Azul Releases Solution for Low-Latency Java

Java runtime maker Azul Systemsunveiled a new solution for developers of highly-tuned, low-latency Java applications this week. Based on its Zing Java Virtual Machine (JVM), the solution combines the Zing Low-Latency Quick Start Service with the company's Zing subscriptions with premium support.

The problem the company is addressing is not a new one, but the latency-sensitive environments in which Java is used today range from high-frequency electronic trading to social gaming, the company says: "In many cases Java meets these demands, but intermittent Java-based performance stalls, glitches, and pauses -- even at millisecond and below levels -- can pose a risk to real-time business operations, impacting revenue, customer loyalty and developer productivity."

Zing itself is a 100 percent Java-compatible JVM based on Oracle's HotSpot JVM, a core component of Java SE. It's a "no-pause" JVM designed to eliminate Garbage Collection (GC) pauses, a long-standing challenge for Java developers. This pauselessness enables Java app instances to scale dynamically and reliably.

Zing's ability to provide pauseless execution is its key capability, Azul CEO Scott Sellers told ADTmag in an earlier interview. Azul has long targeted GC, which he called the Achilles heel of Java. Mitigating the impact of GC is a long-standing challenge for Java developers; GC pauses limit scalability. Zing enables Java app instances to scale dynamically and reliably to dozens of CPU cores and hundreds of gigabytes of memory. Azul calls this "generational pauseless garbage collection" (GPGC).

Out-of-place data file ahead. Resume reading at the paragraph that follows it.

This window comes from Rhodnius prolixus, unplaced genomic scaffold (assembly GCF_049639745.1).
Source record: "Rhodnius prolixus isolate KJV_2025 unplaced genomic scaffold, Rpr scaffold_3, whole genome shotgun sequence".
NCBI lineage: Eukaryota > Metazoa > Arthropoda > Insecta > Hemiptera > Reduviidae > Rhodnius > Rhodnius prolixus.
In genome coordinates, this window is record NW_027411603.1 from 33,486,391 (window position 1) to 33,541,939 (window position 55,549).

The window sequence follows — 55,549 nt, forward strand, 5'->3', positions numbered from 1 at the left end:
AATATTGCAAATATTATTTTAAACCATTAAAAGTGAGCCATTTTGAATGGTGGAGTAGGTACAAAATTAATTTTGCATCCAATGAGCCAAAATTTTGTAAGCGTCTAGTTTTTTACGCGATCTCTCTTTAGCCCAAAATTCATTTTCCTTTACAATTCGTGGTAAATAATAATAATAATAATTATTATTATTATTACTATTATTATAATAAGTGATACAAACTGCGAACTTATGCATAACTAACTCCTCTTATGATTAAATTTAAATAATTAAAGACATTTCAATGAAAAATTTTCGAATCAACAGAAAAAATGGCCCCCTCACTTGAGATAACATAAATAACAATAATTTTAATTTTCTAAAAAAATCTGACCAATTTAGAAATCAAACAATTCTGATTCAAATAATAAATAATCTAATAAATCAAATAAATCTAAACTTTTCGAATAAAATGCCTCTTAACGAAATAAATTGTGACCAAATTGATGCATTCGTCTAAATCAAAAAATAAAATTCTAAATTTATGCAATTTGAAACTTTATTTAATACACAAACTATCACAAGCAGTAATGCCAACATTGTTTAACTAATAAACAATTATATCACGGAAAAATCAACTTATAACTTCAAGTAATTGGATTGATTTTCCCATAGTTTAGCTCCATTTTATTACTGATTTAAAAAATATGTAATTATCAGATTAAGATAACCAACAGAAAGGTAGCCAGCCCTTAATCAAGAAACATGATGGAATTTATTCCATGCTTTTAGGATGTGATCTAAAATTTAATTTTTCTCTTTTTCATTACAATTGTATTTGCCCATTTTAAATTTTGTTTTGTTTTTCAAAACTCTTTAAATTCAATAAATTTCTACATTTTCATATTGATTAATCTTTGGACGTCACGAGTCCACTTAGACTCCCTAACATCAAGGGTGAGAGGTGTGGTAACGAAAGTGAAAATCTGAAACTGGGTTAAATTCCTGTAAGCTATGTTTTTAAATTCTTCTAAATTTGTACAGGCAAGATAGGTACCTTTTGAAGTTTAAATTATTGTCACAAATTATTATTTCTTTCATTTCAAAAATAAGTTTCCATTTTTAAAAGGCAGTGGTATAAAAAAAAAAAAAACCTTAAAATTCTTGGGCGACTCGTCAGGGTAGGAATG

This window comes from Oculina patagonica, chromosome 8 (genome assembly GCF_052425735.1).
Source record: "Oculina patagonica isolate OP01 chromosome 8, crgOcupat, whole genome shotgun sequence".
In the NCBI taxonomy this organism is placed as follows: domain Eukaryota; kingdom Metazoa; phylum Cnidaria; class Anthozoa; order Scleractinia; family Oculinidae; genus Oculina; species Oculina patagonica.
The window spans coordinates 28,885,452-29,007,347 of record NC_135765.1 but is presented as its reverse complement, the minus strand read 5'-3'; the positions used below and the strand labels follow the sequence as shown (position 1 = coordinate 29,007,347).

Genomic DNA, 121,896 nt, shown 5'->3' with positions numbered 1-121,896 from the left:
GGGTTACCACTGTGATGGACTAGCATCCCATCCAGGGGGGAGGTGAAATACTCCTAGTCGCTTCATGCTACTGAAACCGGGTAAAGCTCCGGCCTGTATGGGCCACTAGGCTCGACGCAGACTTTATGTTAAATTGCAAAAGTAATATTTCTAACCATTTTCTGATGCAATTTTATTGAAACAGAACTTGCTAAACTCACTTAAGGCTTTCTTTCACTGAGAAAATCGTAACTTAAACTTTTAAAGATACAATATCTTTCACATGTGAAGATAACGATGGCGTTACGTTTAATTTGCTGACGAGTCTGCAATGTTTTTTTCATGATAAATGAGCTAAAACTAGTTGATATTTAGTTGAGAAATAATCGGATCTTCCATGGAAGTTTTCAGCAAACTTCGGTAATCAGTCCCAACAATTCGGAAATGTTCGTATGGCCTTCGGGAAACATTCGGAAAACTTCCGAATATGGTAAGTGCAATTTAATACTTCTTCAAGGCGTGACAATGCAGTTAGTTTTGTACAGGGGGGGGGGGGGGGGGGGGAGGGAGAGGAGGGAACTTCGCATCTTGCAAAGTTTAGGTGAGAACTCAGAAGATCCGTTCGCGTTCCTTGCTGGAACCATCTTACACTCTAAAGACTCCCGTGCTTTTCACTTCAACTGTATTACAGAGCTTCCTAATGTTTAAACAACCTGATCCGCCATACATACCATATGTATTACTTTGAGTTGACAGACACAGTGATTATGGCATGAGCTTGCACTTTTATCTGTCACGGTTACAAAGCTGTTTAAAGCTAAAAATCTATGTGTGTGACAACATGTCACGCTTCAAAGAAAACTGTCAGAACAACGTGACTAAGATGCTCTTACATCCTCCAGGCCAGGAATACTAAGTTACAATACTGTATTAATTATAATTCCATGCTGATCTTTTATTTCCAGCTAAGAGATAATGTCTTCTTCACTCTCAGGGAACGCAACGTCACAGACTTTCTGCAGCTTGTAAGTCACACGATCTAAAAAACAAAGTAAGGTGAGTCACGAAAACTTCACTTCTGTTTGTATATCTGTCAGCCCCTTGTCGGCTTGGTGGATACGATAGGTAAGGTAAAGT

The company made its flagship offering available to open source developers last year for use in development, qualification and testing. The Zing JVM is optimized for Linux and x86-based servers, and the company bills it as the most scalable JVM for enterprise Java workloads. Zing can support very high memory allocation rates, and the company also claims that it's the only JVM that supports application instances exceeding 512 gigabytes of memory with pauseless operation. 

The new Quick Start Service, which is delivered by a services team, aims to optimize both new and existing low-latency Java apps requiring peak latency outliers of single-digit milliseconds and below, according to the company. The company says the service is implemented "in close partnership with developers, architects, test, operations and QA teams."

More information about the new Quick Start Service is available here.

About the Author

John K. Waters is the editor in chief of a number of sites, with a focus on high-end development, AI and future tech. He's been writing about cutting-edge technologies and culture of Silicon Valley for more than two decades, and he's written more than a dozen books. He also co-scripted the documentary film Silicon Valley: A 100 Year Renaissance, which aired on PBS.  He can be reached at [email protected].